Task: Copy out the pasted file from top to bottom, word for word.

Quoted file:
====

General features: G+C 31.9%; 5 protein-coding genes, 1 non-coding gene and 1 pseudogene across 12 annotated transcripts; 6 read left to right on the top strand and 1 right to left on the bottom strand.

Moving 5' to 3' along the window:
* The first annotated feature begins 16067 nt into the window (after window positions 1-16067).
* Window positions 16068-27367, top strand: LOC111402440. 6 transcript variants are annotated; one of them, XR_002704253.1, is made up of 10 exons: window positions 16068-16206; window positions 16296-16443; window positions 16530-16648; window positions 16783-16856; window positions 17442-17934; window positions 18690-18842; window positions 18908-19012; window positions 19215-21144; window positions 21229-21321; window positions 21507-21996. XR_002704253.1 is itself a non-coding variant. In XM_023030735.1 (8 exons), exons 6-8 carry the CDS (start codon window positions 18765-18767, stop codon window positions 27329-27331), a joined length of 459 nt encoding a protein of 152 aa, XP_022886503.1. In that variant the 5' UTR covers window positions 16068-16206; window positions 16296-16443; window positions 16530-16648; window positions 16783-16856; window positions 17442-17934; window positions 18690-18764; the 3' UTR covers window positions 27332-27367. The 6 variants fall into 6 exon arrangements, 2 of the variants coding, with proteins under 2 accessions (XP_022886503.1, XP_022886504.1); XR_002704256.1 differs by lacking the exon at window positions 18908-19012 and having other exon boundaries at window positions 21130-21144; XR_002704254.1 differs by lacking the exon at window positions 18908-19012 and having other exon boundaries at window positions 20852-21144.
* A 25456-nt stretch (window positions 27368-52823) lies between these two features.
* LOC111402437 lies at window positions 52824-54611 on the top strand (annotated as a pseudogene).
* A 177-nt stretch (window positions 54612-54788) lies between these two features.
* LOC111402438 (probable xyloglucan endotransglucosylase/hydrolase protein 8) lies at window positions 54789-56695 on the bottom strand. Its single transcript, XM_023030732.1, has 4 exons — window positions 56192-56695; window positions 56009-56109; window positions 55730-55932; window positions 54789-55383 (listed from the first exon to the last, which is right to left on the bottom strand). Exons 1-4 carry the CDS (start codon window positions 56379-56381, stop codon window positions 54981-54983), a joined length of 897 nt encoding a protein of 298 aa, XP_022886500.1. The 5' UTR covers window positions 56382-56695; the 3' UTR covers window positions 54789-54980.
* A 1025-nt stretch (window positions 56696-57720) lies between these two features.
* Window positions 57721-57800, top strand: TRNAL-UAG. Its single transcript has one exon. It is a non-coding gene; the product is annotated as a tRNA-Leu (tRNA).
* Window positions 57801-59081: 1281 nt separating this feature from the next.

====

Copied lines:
General features: G+C 31.9%; 5 protein-coding genes, 1 non-coding gene and 1 pseudogene across 12 annotated transcripts; 6 read left to right on the top strand and 1 right to left on the bottom strand.

Moving 5' to 3' along the window:
* The first annotated feature begins 16067 nt into the window (after window positions 1-16067).
* Window positions 16068-27367, top strand: LOC111402440. 6 transcript variants are annotated; one of them, XR_002704253.1, is made up of 10 exons: window positions 16068-16206; window positions 16296-16443; window positions 16530-16648; window positions 16783-16856; window positions 17442-17934; window positions 18690-18842; window positions 18908-19012; window positions 19215-21144; window positions 21229-21321; window positions 21507-21996. XR_002704253.1 is itself a non-coding variant. In XM_023030735.1 (8 exons), exons 6-8 carry the CDS (start codon window positions 18765-18767, stop codon window positions 27329-27331), a joined length of 459 nt encoding a protein of 152 aa, XP_022886503.1. In that variant the 5' UTR covers window positions 16068-16206; window positions 16296-16443; window positions 16530-16648; window positions 16783-16856; window positions 17442-17934; window positions 18690-18764; the 3' UTR covers window positions 27332-27367. The 6 variants fall into 6 exon arrangements, 2 of the variants coding, with proteins under 2 accessions (XP_022886503.1, XP_022886504.1); XR_002704256.1 differs by lacking the exon at window positions 18908-19012 and having other exon boundaries at window positions 21130-21144; XR_002704254.1 differs by lacking the exon at window positions 18908-19012 and having other exon boundaries at window positions 20852-21144.
* A 25456-nt stretch (window positions 27368-52823) lies between these two features.
* LOC111402437 lies at window positions 52824-54611 on the top strand (annotated as a pseudogene).
* A 177-nt stretch (window positions 54612-54788) lies between these two features.
* LOC111402438 (probable xyloglucan endotransglucosylase/hydrolase protein 8) lies at window positions 54789-56695 on the bottom strand. Its single transcript, XM_023030732.1, has 4 exons — window positions 56192-56695; window positions 56009-56109; window positions 55730-55932; window positions 54789-55383 (listed from the first exon to the last, which is right to left on the bottom strand). Exons 1-4 carry the CDS (start codon window positions 56379-56381, stop codon window positions 54981-54983), a joined length of 897 nt encoding a protein of 298 aa, XP_022886500.1. The 5' UTR covers window positions 56382-56695; the 3' UTR covers window positions 54789-54980.
* A 1025-nt stretch (window positions 56696-57720) lies between these two features.
* Window positions 57721-57800, top strand: TRNAL-UAG. Its single transcript has one exon. It is a non-coding gene; the product is annotated as a tRNA-Leu (tRNA).
* Window positions 57801-59081: 1281 nt separating this feature from the next.